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In the previous post
JS Functional Concepts: Pipe and Compose
JoelBonetR 🥇 ・ Jan 2 ・ 3 min read
I explained these concepts in a way that I felt "enough understandable" for a wide range of people, though I can be wrong because it's my point of view at the end, so I've decided to try and make Chat GPT to explain what it does.
The conversation went like that:
can you explain me the following function
export const pipeAsync: any = (...fns: Promise<Function>) => (input: any) => fns.reduce((chain: Promise<Function>, func: Function | Promise<Function> | any) => chain.then(func), Promise.resolve(input));
This function is creating a utility function called "pipeAsync", which allows chaining multiple asynchronous functions together in a pipeline.
It takes a list of functions as input, passed as rest parameter, which are all wrapped inside a promise.
It returns a new function that takes an input value as an argument. This returned function uses the Array.prototype.reduce method to iterate over the array of functions, and calls each function in sequence, passing the result of the previous function call as input to the next function.
The reduce function starts with an initial value of Promise.resolve(input), which is the input passed to the returned function. This is the starting point of the pipeline.
The reduce function then calls the next function in the pipeline with the result of the previous function call, and this process continues for each function in the pipeline.
The result of the reduce function is a new promise that resolves with the final result of the pipeline.
The "pipeAsync" function allows you to chain together multiple asynchronous functions in a way that makes the code more readable and maintainable. It is similar to the "pipe" function from functional programming, but it's adapted to work with async/await.
While it is 100% accurate, the language and language resources it uses may require a bit of focus to understand in my opinion.
What do you think? Is it better explained by GPT or by flesh and bones people? Let me know in the comments!
Top comments (16)
It's actually crazy how it's hard for us humans to tell when an article was written by AI and when it wasn't. I did the same thing but to a bigger extend, which was documented here if you are interested
Hi @aneshodza thank you for sharing! I'll take a gander for sure 😁
So far I'm fairly confident I can tell when AI has been used. It's pretty sad if people's reading ability and discernment are so poor that they airways fall for it; though too many people fall for the lies spouted by politicians, so go figure...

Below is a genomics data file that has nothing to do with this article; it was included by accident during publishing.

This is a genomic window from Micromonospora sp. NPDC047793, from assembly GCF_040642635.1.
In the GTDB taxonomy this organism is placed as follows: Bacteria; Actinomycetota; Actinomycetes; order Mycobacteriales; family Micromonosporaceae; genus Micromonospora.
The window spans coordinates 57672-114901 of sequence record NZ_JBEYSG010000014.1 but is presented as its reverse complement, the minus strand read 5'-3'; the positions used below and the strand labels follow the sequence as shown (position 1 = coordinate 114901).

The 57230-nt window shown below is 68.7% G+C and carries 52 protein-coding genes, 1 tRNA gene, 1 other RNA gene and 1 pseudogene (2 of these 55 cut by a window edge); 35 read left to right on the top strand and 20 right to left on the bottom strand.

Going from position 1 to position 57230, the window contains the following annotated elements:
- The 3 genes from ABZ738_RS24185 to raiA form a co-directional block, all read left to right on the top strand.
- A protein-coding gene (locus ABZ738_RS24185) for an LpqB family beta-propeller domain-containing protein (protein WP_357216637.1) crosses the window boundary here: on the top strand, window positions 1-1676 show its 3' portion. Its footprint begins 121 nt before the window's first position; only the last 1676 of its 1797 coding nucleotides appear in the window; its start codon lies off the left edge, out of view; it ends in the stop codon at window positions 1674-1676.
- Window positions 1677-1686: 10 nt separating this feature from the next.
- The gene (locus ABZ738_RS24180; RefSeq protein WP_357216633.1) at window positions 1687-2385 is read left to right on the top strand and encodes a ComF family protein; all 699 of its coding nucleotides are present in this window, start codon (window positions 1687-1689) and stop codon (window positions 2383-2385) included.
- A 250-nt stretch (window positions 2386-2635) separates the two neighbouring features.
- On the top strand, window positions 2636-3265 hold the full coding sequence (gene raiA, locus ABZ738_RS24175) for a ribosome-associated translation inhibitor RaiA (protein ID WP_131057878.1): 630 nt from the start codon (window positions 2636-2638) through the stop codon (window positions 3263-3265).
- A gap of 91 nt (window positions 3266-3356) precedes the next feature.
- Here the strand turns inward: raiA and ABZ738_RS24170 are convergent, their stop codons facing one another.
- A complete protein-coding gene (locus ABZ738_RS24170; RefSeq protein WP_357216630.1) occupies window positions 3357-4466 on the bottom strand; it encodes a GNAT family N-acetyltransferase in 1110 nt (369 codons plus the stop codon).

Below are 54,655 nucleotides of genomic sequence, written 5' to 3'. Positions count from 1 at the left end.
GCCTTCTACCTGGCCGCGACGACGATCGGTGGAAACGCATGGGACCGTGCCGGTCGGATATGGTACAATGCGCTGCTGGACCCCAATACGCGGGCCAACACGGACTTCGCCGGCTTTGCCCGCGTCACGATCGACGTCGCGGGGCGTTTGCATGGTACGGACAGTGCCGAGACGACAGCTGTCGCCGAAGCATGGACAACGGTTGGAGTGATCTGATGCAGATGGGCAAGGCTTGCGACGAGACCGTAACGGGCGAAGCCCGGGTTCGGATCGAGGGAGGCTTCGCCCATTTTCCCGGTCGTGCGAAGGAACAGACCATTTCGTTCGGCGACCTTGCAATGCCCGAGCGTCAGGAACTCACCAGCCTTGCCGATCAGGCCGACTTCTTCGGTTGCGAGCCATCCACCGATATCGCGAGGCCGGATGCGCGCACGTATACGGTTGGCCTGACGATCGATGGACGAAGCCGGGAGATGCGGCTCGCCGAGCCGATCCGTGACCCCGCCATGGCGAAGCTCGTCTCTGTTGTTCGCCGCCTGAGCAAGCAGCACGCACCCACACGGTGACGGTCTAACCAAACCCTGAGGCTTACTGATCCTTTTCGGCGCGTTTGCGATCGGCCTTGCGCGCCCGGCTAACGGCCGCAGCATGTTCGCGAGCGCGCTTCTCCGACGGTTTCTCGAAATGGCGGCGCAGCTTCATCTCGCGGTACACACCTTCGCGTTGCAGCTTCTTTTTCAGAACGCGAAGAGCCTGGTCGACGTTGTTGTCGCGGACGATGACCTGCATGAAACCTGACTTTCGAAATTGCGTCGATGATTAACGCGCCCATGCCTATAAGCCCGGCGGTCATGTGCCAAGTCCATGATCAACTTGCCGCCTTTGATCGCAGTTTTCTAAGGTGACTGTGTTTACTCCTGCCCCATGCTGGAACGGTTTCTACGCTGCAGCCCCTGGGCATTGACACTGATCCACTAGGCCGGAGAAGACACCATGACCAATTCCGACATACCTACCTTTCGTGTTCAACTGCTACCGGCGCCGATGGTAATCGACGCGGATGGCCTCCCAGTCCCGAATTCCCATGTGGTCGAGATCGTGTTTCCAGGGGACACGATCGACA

From what I've seen so far AI generated text is usually highly descriptive; verbose and has no personality. It avoids expressing an opinion, but instead presents all possible sides of an argument. It's soulless and boring. Just what you would expect...
So at the end it outputs what any adult discussion should look like (at least in the science-related world, though it won't be true in yellow journalism for example) 😅
@blindfish3 @jonrandy sometimes it is really obvious, don't get me wrong. But as someone that picked up english as his 3rd language I would lie if I told you that I can always pick up on it.
Mostly it isn't that hard - they always have a certain 'feel' to them... whenever I'm suspicious I run it through a GPT detector and my hunch is usually correct
AI generated this comment!
Some people gonna have to start writing better posts if they don't want to be replace by AI.
I already tried it on detail and we still need to wait a bit more till this situation is present, so we have a bit more of time to train ourselves! 😂
Hi Joel, if you build your own model it'll typically do a much better job :)
Thanks @polterguy I'll take a look at it 😀
At first glance I doubt I can create "easily" a good enough training model to compete with Chat GPT though 😂😂
Of course not, but ask ChatGPT "who is Joel Bonet", then realise every single company out there might want a chatbot answering similar questions, such as "What's the price of your products?" or "Why should I chose your company?", etc, etc, etc.
If you ask the publicly available ChatGPT these questions, it will (at best) try to sell you a pro OpenAI account.
AI understands code better than developers.
That's why I've created WhisprAI - code review assistant.
I think it is true in regard to the technical side but AI still has difficulties when it is related to the business side.